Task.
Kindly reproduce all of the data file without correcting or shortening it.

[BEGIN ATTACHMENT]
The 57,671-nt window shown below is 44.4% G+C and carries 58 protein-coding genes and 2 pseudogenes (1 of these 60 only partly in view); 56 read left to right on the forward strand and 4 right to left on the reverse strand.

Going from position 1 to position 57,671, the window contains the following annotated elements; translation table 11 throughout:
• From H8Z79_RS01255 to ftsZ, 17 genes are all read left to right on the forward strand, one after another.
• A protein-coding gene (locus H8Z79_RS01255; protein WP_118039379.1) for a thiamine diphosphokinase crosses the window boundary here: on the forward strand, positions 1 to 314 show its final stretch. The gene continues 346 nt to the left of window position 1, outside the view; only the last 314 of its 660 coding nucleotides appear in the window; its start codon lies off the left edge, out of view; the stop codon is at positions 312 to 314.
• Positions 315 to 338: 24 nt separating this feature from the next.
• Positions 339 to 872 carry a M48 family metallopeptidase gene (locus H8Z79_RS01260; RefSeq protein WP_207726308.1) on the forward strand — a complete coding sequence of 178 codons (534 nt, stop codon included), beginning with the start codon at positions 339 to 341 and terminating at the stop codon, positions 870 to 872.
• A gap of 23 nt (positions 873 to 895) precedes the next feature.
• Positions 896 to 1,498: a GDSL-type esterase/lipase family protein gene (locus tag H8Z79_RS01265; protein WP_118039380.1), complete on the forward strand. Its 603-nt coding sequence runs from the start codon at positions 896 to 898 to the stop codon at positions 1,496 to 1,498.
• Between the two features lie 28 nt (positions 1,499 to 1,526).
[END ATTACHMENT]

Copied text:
The 57,671-nt window shown below is 44.4% G+C and carries 58 protein-coding genes and 2 pseudogenes (1 of these 60 only partly in view); 56 read left to right on the forward strand and 4 right to left on the reverse strand.

Going from position 1 to position 57,671, the window contains the following annotated elements; translation table 11 throughout:
• From H8Z79_RS01255 to ftsZ, 17 genes are all read left to right on the forward strand, one after another.
• A protein-coding gene (locus H8Z79_RS01255; protein WP_118039379.1) for a thiamine diphosphokinase crosses the window boundary here: on the forward strand, positions 1 to 314 show its final stretch. The gene continues 346 nt to the left of window position 1, outside the view; only the last 314 of its 660 coding nucleotides appear in the window; its start codon lies off the left edge, out of view; the stop codon is at positions 312 to 314.
• Positions 315 to 338: 24 nt separating this feature from the next.
• Positions 339 to 872 carry a M48 family metallopeptidase gene (locus H8Z79_RS01260; RefSeq protein WP_207726308.1) on the forward strand — a complete coding sequence of 178 codons (534 nt, stop codon included), beginning with the start codon at positions 339 to 341 and terminating at the stop codon, positions 870 to 872.
• A gap of 23 nt (positions 873 to 895) precedes the next feature.
• Positions 896 to 1,498: a GDSL-type esterase/lipase family protein gene (locus tag H8Z79_RS01265; protein WP_118039380.1), complete on the forward strand. Its 603-nt coding sequence runs from the start codon at positions 896 to 898 to the stop codon at positions 1,496 to 1,498.
• Between the two features lie 28 nt (positions 1,499 to 1,526).